The Collected Letters, Volume 26


TC TO JOHN A. CARLYLE; 29 March 1851; DOI: 10.1215/lt-18510329-TC-JAC-01; CL 26: 51-53


Chelsea, 29 March, 1851—

Dear Brother,

We received your two Notes, and are much obliged by them, brief as they were: we have no other way of getting news from Scotsbrig; and in that essential particular you never fail us. I see you are very busy; no doubt you have plenty of writing which you are obliged to see done; and I know by experience how little one is disposed for Letters, when a long spell of that kind is coming or is got over.

Our good Mother it appears has had a cold; which we are right glad to hear was of brief continuance. The wonder rather is, she had not had more illness this spring: here it has been one of the unhealthiest; universal influenza &c &c: indeed such weather as was enough to make any weak person unhealthy. The good Mother—she will get out now when the gowans come, and the clear skies: Oh take care of her; it is a perpetual comfort to me that you are there to do that. Isabella too, we hope, will get rid of her infliction soon;—and the doorways will dry up about you all, and the bright spring make you comfortable, after its wrestle with black winter is over. For above a week past, or indeed two weeks, the iron grimness of the North-east has been dissolved in such a deluge of wet as I never here saw before, at one time; warm mud and mugginess, with rain, rain, so that one wished almost to be a fish or a duck! Yesterday came a bright brisk blink of weather; and I went a long walk by Streatham &c, no company but Nero and the skies and earth; one of the finest of spring days: but this morning, we have the old story back with interest; sudden cataracts of rain;—and so, I suppose, it must last for some time. Let us not complain: it is blessed in comparison to the stern Northeast with its influenzas.

My little bit of writing whh had held me busy lately is now over, or nearly so for the moment, and I mean to have a loose day or two for rest before farther enterprising. It was a Sketch of John Sterling's life which I have been putting down;1 uncertain what to do with it: but Jane reading it yesterday warmly votes for immediate printing; so that probably will be its fate,—so soon as I have got a second edition made of it. I guess there is at prest about half a volume; with some letters &c that are to go in and other extensions that will be permissible or useful, it will make a small volume perhaps by itself; and, being a true story, containing light glimpses into several things, may be read without harm by those interested.— I was bound to do it; and it has not been very ill to do.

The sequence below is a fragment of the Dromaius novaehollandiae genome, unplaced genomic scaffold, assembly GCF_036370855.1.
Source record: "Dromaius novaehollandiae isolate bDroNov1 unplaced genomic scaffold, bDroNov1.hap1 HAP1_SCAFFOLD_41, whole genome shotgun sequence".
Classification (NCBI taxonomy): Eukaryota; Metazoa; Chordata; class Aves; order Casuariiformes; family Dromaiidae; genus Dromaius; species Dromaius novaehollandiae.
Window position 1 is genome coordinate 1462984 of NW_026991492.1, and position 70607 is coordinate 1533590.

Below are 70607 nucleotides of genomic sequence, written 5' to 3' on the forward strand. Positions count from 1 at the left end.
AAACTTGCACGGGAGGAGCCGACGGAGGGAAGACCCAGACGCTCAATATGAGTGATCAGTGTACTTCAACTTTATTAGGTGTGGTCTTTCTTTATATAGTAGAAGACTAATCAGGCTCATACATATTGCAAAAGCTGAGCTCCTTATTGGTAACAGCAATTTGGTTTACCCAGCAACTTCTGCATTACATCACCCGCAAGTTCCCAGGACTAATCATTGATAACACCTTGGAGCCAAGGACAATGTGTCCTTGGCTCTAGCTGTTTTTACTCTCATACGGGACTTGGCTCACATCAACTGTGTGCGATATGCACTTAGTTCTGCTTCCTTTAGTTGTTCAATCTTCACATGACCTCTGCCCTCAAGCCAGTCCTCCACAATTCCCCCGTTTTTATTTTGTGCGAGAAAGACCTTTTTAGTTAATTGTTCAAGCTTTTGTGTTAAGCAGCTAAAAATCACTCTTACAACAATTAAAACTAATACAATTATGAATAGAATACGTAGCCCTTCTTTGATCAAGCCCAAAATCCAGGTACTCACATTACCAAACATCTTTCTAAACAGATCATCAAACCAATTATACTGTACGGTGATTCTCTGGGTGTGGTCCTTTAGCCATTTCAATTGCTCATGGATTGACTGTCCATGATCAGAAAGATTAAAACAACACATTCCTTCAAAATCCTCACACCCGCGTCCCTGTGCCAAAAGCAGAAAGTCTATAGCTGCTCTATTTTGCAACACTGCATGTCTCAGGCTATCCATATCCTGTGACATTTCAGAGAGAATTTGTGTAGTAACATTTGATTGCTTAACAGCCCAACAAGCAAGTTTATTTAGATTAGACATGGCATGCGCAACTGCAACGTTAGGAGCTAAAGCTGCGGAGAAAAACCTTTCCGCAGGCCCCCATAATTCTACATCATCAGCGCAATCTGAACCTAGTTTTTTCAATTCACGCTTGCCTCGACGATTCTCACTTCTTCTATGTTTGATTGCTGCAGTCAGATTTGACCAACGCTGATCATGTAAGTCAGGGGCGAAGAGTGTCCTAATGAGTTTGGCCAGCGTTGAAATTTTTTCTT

Duffy is here, for two weeks past; going tomorrow: we have seen but little of him,—tho' he is near by; staying in your old room, since ten or twelve days: Mrs Thorburn2 seemed glad that Jane recommended him thither. Twistleton and he dined one evg, another day he breakfasted; pleasant both times, but attended with such an explosion of bother and such volumes of talk (on my poor part, mainly)3 as quite disaffects me to such operations. Poor Duffy is in bad health, evidently much hurt about the liver or somewhere; Jane does not like the look of his health at all: he is truanting just now for health's sake, but seems to have endless business about his Tenant-league and such like. He had to ask Mill to become M. P for said league;4 Mill of course could not,—was not worth a doit if he even could. Duffy himself is to be a Member; item Lucas:5 they will have a merry time of it!—I saw Chapman the other day: yr Dante is pleasing the man by its continued progress. Wilkinson has a Book on Physiology almost ready,6—somewhat à la Swendenborg:—it was for his sake that I had gone to Chapman; who has now come to 93 Piccadilly, close by St James's Church. Scott at Manchester,7 on occasion of his first lecture or address, took some violent cramp abt the heart, and was like to be in a very bad way; but we hear he has now quite rallied again, and gets along with his function. The “Crystal Palace” is taking in floods of rain,—drip, drip in all corners,—and thousands of sparrows also fluttering about, getting ejected by poison. Shame may care—— Blessings on my dear Mother, and on you all. Write a word to me. Yours ever,

T. Carlyle